- Weight gain is probably the change you’ll notice the most while pregnant.
- Learn how your weight gain is divided between the baby and your body.
- Get useful estimates of healthy weight gain.
During pregnancy your body experiences changes to help your growing baby in the womb and to nourish her after birth.
Weight gain is probably the most noticeable change, and while not many women enjoy watching the numbers on their scale moving up, when your little wonder is the reason for your weight gain, it’s actually a very good thing!
Just be sure to follow your doctor’s guidelines for healthy weight gain, to help make sure you’ll be well on your way to a healthy delivery and a healthy bundle of joy.
Why do you gain weight?
What accounts for your weight gain during pregnancy? Your total weight gain is divided between the baby (including placenta and amniotic fluid) and your body (expanded blood volume, uterus growth and enlarged breasts). Normally there’s also a little maternal fat storage, which is essential for a healthy baby.
Here is an approximate breakdown of your weight gain:
Baby = 7 to 8 pounds
Placenta = 1 to 2 pounds
Amniotic fluid = 2 pounds
Uterus = 2 pounds
Maternal breast tissue = 2 pounds
Maternal blood = 4 pounds
Fluids in maternal tissue = 4 pounds
Maternal fat and nutrient stores = 7 pounds
How much should you gain?
During your first office visit, your doctor will estimate the right amount of weight for you to gain based on your health and your pre-pregnancy weight.
It’s recommended that most healthy women gain 25 to 35 pounds.
Healthy weight: Just what the doctor ordered
Try for a slow and steady weight gain, but remember that all women gain at different rates. Talk to your doctor about the right weight gain for you.
Trimester weight gain estimate
First: 1 to 1½ pounds each month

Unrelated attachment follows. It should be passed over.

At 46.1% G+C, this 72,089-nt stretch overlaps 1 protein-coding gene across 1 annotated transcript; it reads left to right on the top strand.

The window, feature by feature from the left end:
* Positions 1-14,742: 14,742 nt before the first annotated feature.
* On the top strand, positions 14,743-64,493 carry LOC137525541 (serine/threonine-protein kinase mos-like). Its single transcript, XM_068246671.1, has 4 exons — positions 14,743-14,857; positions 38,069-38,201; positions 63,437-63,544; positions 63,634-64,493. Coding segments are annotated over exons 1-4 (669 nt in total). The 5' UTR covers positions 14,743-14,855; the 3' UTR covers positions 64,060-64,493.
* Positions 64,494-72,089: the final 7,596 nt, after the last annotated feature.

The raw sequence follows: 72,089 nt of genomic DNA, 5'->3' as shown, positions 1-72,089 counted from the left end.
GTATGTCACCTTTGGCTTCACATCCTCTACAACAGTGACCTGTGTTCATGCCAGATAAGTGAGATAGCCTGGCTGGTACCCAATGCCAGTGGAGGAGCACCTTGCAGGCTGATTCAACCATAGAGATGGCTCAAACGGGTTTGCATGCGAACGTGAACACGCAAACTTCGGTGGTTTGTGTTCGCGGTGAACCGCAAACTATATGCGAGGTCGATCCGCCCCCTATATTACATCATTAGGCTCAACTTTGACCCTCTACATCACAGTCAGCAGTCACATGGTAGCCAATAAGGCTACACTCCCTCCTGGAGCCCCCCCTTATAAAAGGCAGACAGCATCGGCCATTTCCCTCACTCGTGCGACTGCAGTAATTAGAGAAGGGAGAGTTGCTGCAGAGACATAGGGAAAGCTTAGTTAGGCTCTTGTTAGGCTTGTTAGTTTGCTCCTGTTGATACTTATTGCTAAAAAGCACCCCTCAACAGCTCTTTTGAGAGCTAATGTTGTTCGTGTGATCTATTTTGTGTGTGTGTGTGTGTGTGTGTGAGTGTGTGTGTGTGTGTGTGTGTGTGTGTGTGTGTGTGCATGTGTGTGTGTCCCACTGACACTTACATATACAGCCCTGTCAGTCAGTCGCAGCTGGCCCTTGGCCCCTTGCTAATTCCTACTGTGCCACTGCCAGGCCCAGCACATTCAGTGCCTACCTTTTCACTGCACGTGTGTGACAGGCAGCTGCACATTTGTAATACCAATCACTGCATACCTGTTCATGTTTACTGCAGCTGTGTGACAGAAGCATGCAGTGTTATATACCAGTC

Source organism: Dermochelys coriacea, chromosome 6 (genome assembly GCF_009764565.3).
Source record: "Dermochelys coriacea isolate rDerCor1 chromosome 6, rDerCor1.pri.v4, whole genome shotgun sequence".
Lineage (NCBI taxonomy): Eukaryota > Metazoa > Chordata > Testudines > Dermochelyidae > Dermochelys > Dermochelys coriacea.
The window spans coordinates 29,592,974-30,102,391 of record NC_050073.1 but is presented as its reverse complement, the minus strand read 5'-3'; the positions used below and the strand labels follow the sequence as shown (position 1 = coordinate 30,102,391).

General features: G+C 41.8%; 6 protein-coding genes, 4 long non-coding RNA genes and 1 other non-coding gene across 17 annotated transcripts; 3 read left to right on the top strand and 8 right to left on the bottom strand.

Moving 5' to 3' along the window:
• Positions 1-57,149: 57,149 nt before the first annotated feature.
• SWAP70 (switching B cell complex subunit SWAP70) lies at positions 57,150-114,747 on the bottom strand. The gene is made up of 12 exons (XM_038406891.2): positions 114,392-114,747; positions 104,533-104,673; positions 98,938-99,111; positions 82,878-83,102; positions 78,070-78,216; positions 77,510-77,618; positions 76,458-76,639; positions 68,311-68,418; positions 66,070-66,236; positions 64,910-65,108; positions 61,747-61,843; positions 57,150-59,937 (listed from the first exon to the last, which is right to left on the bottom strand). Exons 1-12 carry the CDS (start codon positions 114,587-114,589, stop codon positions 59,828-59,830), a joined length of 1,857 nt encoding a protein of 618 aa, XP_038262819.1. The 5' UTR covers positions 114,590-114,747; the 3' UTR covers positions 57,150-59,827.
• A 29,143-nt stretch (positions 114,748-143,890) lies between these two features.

Second: ½ to ¾ of a pound a week
Third: 1 pound a week
Getting it just right
It’s really important to follow your doctor’s recommendation, because gaining either too little or too much can lead to difficulties.
Your little one needs nourishment, so you need to eat enough for both of you. If you don’t gain enough weight, she may have a low birth weight, and low-birth-weight babies have a harder time thriving and are more vulnerable to health problems.
Some women gain too much weight, even though they eat wisely, while some might use pregnancy as an excuse to break all their healthful eating rules. Before you break out the candy bars, remember that by gaining too much weight:
- You put extra stress on your heart, which is already working overtime to pump your increased blood volume.
- You add stress to your joints, which pregnancy hormones have loosened and made lax.
- You’ll be more likely to develop backaches.
You’ll also make it extra hard to lose the weight after the baby arrives, and that extra weight can cause other health problems.
to help you log your weight throughout your entire pregnancy.
Chart your weight gain, month by month
One way to help monitor your weight gain is to chart your weight gain during pregnancy. Each month you can compare your own weight gain against the recommended increase marked on the graph.
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